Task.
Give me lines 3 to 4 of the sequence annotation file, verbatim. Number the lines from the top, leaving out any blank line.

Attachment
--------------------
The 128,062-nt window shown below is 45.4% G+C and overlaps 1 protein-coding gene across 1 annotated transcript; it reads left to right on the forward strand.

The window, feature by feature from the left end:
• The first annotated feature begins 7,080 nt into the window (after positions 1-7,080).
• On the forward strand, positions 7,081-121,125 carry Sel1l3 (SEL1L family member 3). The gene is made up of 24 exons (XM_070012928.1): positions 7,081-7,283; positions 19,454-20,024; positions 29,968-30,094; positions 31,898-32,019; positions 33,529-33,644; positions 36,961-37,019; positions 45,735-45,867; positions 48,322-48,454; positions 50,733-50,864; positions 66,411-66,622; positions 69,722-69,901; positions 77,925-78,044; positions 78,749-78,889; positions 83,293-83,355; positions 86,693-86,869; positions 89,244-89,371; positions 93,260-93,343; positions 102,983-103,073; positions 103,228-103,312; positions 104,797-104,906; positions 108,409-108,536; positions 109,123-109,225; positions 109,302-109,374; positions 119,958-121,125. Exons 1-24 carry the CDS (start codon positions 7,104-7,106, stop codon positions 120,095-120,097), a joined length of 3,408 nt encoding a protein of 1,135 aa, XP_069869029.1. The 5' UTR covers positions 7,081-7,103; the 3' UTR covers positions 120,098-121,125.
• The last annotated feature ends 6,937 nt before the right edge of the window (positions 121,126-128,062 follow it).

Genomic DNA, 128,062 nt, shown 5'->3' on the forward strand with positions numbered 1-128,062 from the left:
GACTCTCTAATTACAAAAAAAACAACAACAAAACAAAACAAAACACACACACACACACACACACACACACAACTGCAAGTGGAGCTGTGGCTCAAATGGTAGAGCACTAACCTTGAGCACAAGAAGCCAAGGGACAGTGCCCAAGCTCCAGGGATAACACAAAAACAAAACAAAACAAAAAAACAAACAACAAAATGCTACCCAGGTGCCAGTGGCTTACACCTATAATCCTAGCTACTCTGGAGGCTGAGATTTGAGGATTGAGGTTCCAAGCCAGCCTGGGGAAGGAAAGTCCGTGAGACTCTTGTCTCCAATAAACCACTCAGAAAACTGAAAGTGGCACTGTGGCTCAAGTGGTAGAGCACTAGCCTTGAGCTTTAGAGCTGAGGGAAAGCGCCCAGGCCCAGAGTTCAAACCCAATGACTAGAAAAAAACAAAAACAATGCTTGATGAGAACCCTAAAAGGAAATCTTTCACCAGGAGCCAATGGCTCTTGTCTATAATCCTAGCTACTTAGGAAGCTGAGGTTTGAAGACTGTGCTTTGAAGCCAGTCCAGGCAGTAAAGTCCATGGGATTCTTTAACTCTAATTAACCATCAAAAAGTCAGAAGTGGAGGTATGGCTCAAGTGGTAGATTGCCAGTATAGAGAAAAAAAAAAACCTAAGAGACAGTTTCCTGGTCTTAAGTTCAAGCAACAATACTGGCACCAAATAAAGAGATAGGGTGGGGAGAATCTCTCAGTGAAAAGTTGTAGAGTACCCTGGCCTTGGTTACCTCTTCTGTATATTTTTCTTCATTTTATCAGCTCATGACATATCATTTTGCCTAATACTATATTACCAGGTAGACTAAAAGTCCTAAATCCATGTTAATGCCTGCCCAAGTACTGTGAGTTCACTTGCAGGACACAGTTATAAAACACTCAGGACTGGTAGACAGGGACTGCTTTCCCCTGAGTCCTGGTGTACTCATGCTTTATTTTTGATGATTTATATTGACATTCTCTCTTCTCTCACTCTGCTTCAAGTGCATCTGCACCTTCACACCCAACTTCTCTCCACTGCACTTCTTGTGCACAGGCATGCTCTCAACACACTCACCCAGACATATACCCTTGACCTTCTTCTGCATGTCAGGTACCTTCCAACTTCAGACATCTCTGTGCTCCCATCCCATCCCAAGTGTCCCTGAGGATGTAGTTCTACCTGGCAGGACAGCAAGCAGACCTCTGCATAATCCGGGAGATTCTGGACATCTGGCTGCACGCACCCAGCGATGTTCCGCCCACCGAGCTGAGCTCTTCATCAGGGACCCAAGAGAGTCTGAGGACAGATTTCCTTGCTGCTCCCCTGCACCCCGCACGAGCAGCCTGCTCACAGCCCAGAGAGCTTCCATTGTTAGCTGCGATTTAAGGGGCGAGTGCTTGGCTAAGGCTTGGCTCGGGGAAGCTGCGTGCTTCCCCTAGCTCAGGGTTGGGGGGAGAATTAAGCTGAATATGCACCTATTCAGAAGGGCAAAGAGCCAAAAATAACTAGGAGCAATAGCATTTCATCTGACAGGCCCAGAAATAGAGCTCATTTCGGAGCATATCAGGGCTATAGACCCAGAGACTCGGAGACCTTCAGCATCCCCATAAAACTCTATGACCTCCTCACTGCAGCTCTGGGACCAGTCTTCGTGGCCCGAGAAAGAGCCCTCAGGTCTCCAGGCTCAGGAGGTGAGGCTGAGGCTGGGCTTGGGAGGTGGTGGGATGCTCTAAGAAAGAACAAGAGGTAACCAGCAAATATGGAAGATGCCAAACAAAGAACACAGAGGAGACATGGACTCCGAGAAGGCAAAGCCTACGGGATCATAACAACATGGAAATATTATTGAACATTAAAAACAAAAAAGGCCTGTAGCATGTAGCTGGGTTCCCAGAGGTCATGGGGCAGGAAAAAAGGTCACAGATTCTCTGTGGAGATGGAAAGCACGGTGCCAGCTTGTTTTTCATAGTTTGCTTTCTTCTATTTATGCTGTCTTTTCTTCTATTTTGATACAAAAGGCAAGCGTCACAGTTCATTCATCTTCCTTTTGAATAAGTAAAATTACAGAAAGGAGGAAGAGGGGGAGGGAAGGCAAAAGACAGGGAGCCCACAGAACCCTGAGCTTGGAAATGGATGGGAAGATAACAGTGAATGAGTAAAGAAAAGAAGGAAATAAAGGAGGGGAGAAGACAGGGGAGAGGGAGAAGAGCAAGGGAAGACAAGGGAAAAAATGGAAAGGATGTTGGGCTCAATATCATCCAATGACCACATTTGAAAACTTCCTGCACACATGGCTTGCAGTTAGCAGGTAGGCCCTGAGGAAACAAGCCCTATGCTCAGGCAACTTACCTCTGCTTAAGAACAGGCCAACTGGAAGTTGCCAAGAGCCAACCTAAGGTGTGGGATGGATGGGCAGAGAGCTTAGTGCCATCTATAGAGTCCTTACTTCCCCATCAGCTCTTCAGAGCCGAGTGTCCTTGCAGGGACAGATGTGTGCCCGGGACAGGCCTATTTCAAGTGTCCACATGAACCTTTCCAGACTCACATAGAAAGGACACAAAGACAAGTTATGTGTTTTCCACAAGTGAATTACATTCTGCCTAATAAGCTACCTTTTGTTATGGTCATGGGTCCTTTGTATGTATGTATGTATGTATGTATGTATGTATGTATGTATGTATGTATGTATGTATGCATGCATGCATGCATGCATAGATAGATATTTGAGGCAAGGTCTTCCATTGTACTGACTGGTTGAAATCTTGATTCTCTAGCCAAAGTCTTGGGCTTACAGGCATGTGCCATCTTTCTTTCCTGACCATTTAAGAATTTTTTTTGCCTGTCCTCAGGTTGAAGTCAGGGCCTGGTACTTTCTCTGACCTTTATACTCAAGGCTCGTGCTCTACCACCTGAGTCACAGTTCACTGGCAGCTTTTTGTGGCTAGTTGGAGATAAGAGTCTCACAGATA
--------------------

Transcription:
• The first annotated feature begins 7,080 nt into the window (after positions 1-7,080).
• On the forward strand, positions 7,081-121,125 carry Sel1l3 (SEL1L family member 3). The gene is made up of 24 exons (XM_070012928.1): positions 7,081-7,283; positions 19,454-20,024; positions 29,968-30,094; positions 31,898-32,019; positions 33,529-33,644; positions 36,961-37,019; positions 45,735-45,867; positions 48,322-48,454; positions 50,733-50,864; positions 66,411-66,622; positions 69,722-69,901; positions 77,925-78,044; positions 78,749-78,889; positions 83,293-83,355; positions 86,693-86,869; positions 89,244-89,371; positions 93,260-93,343; positions 102,983-103,073; positions 103,228-103,312; positions 104,797-104,906; positions 108,409-108,536; positions 109,123-109,225; positions 109,302-109,374; positions 119,958-121,125. Exons 1-24 carry the CDS (start codon positions 7,104-7,106, stop codon positions 120,095-120,097), a joined length of 3,408 nt encoding a protein of 1,135 aa, XP_069869029.1. The 5' UTR covers positions 7,081-7,103; the 3' UTR covers positions 120,098-121,125.